There is no better way to celebrate the New Year than with a pile of vintage SF acquisitions!
You might notice the predominance over the coming weeks of UK publishers (Pan, Granada, Panther)—the images correspond to my editions. I acquired nine via a “secret” UK pipeline for a mere $3.50 each (with shipping) as a gift from my wife. Cue bad Chris Foss copycat (Tony Roberts and his ilk) covers. The disconnect between Thomas M. Disch’s 334 (1972) and the Tony Roberts spaceship pains me.
The books: A lesser known Ian Watson novel. Anyone know the cover artist? His short fiction inspires: A Very Slow Time Machine (1979). I found Jonah Kit (1975) worthwhile although I never reviewed it.
A Jack Vance novel that explores the nature of language…
A collection of early PKD stories. I’ve read the majority of his short fiction in my omnibus collections of his work but it might be worth the reread.
And finally, what I am most excited about, Disch’s best known collection of thematically linked short fiction….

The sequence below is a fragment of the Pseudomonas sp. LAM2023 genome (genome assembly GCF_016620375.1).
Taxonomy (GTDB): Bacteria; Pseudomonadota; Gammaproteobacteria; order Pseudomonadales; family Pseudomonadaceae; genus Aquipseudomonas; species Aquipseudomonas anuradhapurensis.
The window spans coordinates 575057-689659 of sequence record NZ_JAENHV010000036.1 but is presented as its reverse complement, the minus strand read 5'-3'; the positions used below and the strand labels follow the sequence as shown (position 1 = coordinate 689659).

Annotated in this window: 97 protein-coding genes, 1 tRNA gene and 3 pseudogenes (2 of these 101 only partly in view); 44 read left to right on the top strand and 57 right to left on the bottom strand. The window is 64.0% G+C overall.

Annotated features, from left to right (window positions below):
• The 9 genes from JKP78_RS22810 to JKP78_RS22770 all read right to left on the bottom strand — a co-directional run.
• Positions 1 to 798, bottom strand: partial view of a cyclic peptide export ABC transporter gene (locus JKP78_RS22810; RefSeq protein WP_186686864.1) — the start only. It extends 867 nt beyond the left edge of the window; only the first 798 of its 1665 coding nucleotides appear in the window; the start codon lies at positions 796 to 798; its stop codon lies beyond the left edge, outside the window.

Enjoy! As always, thoughts and comments are welcome.
1. Alien Embassy, Ian Watson (1977)
(Uncredited cover for the 1979 edition) Continue reading
(Cover for Galassia #97, January 1969)
Two of my recent Adventures in Science Fiction Cover Art posts fit (retroactively) into a linked post series on women SF illustrators from the 1960s/70s—which includes The Diagrammatic Minimalism of Ann Jonas and Donald Crews and Haunting Landscapes and Cityscapes: The 1970s Italian SF Art of Allison A.K.A. Mariella Anderlini. This post is a continuation of the latter and explores the twelve covers Alison created for Galassia in 1969 that showcase her vivid creativity.
Galassia was one of the primary Italian SF publications for most of the 1960s (consult Michael Ashley’s Transformations: The Story of the Science-fiction Magazines from 1950-1970, 311) and introduced translations of English-language Continue reading
(Cover by the Brothers Quay for the 1977 edition of A Scanner Darkly (1977), Philip K. Dick)
While looking through the cover catalogue to celebrate Octavia E. Butler’s birthday on twitter (@SFRuminations), I found that her first novel Patternmaster (1976) was graced with a cover by Stephen and Timothy Quay—as in, the famous stop-motion (and more recently, live action) film directors know collectively as Brothers Quay! If you’ve never seen their work, check out The Street of the Crocodiles (1986).